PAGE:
WILLIAMSPORT – Peter Herdic is a name that has spanned Williamsport for three centuries. He was mayor from 1869 and 1870, but his contributions are still felt today, thanks to the buildings he had commissioned to be built and the restaurant and inn that still bear his name.
According to the ‘History of Lycoming County’ that was edited by John Meginness, Herdic was born on Dec. 14, 1824, in Fort Plain, New York.
“His father, Henry Herdic, died when Peter was 18 months old,” according to Meginness. In 1826, the Herdic family moved to Ithaca and Peter attended school.
Some normalcy returned to his life when Peter Herdic’s mother remarried in 1830. He was described as having “displayed great energy and pluck. When but 10 years of age he could cut his cord of wood a day, and, in addition, would frequently walk to Ithaca, to dispose of small game in the market.”
He learned frugality at a young age and only spent on “what was necessary to his existence.”
Tragedy struck again when Herdic was 13, as his stepfather died. The family moved to a farm in Pipe Creek, New York. His mother bought the farm, and Herdic spent the next seven years working the land.
At 20, he was “hired out to Ransom Light, who was the agent of William Ransom , the owner of a saw mill at the head of Pipe Creek.” He worked here and other places for the next few years.
“He continued to add to his capital by working for various parties. In 1846, when less than 23, Mr. Herdic came with William Andress to Cogan House township, Lycoming County,” the “History of Lycoming” book said.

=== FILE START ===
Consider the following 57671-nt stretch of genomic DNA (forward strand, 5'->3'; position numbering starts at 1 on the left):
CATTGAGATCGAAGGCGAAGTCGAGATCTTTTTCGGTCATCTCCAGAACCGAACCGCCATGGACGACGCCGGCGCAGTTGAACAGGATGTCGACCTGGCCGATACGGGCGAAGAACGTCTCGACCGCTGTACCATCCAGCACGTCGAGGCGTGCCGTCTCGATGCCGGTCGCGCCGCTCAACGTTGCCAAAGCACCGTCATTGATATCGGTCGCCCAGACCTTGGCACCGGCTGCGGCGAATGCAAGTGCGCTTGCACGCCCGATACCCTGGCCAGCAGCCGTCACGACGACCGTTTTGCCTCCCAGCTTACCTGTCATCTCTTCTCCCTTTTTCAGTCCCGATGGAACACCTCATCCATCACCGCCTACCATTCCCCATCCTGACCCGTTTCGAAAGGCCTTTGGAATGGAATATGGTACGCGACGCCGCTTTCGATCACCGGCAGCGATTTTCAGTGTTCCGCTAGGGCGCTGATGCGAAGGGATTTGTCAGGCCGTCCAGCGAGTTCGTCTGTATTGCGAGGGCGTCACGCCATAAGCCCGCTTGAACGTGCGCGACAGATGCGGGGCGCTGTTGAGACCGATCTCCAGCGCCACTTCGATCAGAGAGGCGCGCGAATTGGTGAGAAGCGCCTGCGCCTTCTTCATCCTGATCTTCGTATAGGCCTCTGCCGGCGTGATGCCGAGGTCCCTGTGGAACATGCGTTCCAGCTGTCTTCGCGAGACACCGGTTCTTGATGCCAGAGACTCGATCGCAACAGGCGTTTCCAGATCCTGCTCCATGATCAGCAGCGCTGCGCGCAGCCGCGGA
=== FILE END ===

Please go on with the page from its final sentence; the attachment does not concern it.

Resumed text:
He purchased a shingle mill and made $740 that first year. In three more years, he had saved $2,500 (the equivalent to over $96,000 today).
“He then purchased a farm of 154 acres on Lycoming Creek, erected thereon a modest little house, and, December 25, 1849, he married Amanda Taylor,” according to Meginness’s book.
The following year, he had a steam saw mill built, which he sold in 1853 for $10,000.
Settling in Williamsport
In 1853 Herdic “settled in Williamsport, then a town of less than 1,700 inhabitants, and from the hour of his advent down to the close of his wonderful career, his busy brain and restless body worked and toiled both for his own and also for others’ pleasure and profit.”
He spent the next decade buying up land, building saw mills and creating other businesses. A great deal of the town was built by Herdic.